The first speaker on the panel is Erik Blankinship, of Media Modifications, who build tools for exposing and enhancing the structure of media in order to make them more understandable to all (and he demonstrates this now by using a few redacted clips from Star Trek: TNG). Some of these which will also be online soon at adapt.tv, and another example for this is showing clips from The Fellowship of the Ring (the movie) next to the text of The Fellowship of the Ring (the book), and even a comparison of the Zeffirelli and Luhrman versions of Romeo & Juliet with the original Shakespeare text (which allows the viewer to compare how differently the two directors interpreted the text, and even to created hybrid versions with the 1996 Juliet and the 1968 Romeo interacting with one another). Fascinating stuff!

Six Degrees of Musical Separation, Quantified

I was interviewed for an ABC Online science story the other day, about an article published by a number of physicists recently. Not the most likely story to comment on for an Internet researcher, you might think (even if, as it turns out, my first degree was in physics) - but what's happened here is that the researchers in question have applied complex network theory to the musicians' database of the All Music Guide (AMG), which both tracks collaborations between musicians and provides recommendations of musical similarity made by its panel of expert contributors. What's come out of this are two datasets, one indicating the network of collaborations across the 30,000-odd musicians tracked by AMG, and one showing the similarities between these artists as AMG's pundits see them.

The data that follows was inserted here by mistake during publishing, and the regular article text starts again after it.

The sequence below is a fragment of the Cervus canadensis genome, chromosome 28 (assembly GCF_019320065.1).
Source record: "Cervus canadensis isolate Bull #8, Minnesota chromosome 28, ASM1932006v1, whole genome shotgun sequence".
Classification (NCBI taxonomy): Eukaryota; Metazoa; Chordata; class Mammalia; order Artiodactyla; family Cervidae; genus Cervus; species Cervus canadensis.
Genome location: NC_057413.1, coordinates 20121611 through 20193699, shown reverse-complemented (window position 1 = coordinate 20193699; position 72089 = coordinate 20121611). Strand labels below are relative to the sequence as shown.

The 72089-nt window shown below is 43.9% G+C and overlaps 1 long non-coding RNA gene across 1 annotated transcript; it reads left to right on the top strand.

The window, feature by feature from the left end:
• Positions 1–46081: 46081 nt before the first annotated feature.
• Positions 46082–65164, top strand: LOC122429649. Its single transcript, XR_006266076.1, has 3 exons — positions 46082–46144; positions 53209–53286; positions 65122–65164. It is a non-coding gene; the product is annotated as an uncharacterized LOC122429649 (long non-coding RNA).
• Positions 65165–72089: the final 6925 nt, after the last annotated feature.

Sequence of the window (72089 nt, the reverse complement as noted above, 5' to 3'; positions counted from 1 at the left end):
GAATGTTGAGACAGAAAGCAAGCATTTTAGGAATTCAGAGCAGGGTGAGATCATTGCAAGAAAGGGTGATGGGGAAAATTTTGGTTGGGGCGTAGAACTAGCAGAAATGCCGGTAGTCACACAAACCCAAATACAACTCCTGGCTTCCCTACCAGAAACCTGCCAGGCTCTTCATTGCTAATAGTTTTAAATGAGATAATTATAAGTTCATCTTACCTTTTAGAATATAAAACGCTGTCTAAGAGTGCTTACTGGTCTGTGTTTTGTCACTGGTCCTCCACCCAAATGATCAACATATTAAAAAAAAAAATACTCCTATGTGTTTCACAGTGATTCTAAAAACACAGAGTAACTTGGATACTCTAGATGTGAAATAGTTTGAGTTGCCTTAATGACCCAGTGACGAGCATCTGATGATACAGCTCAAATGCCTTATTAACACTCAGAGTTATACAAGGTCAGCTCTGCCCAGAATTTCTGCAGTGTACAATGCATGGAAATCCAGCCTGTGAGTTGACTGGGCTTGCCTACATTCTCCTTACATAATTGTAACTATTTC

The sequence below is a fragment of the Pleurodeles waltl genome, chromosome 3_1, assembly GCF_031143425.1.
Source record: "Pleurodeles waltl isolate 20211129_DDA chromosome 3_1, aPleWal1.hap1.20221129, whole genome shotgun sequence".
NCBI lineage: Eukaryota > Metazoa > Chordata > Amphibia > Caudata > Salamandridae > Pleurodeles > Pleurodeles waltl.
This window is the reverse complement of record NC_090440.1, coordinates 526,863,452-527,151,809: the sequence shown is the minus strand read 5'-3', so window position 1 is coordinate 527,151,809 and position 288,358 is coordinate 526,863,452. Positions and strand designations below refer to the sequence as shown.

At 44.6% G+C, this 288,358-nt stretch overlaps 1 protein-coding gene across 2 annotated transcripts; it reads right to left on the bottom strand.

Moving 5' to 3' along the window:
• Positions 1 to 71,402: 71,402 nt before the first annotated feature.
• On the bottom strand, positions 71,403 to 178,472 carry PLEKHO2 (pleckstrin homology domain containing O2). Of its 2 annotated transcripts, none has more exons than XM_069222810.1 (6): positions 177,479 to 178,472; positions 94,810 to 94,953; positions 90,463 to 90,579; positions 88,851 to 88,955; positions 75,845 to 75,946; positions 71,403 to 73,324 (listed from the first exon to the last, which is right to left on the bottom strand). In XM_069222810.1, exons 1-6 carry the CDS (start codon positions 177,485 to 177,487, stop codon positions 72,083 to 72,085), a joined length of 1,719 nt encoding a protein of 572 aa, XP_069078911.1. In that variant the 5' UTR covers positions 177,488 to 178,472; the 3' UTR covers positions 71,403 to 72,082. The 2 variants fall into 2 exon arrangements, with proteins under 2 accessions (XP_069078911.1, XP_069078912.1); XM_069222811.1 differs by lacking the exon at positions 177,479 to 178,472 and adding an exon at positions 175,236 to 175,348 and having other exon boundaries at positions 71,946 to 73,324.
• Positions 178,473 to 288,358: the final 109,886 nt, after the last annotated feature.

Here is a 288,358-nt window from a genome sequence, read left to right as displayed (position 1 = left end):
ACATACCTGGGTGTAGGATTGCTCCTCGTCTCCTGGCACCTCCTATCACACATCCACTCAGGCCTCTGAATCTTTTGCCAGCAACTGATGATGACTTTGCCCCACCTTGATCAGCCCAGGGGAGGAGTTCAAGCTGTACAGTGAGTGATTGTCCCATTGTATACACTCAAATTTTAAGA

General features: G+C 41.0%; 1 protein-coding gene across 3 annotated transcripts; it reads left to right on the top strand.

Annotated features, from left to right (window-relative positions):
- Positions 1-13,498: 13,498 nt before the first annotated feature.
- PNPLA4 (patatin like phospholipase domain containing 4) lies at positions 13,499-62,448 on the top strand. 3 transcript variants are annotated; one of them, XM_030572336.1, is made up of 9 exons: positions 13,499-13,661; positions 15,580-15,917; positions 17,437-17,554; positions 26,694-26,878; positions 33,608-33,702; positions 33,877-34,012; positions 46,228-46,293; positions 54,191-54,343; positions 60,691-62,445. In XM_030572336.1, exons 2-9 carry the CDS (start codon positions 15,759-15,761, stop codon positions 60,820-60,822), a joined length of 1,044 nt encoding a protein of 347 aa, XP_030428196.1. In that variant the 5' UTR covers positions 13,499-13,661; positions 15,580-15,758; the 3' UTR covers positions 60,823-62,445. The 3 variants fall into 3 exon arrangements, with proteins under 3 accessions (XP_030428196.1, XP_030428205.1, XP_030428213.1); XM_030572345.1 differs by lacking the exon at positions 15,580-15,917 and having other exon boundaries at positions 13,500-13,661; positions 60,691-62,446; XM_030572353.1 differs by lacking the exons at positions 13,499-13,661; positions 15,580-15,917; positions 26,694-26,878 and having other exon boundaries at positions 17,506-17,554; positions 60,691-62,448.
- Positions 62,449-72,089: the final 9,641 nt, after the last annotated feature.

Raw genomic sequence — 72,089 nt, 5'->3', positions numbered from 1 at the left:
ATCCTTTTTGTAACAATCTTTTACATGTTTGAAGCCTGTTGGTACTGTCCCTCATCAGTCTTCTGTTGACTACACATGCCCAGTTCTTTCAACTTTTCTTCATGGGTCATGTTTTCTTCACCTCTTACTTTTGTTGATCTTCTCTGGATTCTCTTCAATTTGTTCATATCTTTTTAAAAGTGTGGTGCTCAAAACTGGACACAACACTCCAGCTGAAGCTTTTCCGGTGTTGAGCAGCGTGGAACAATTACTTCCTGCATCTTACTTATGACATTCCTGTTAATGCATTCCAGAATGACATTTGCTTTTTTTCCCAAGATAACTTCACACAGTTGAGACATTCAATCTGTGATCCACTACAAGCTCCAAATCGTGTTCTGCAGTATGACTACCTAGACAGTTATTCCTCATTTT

A Short Few Days in Hannover, World Cup City

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Hannover, Germany
We spent the last few days on a brief visit to my home town of Hannover, via a brief detour through Berlin and the Hurricane music festival at Scheeßel, to see Australian sensation Wolfmother. (Luckily, the storms which led to the cancellation of the later days of the festival only hit after we'd already left again.) This is the first time in six years I've been back to Hannover, and only the second since I left Germany for Australia in 1994. Strangely, I'm finding myself in a position of seeing Hannover (and Germany more generally) through the eyes of a tourist rather than those of a native, which is somewhat disconcerting - albeit a tourist with better local knowledge than many of the football fans and other travellers currently traversing the country.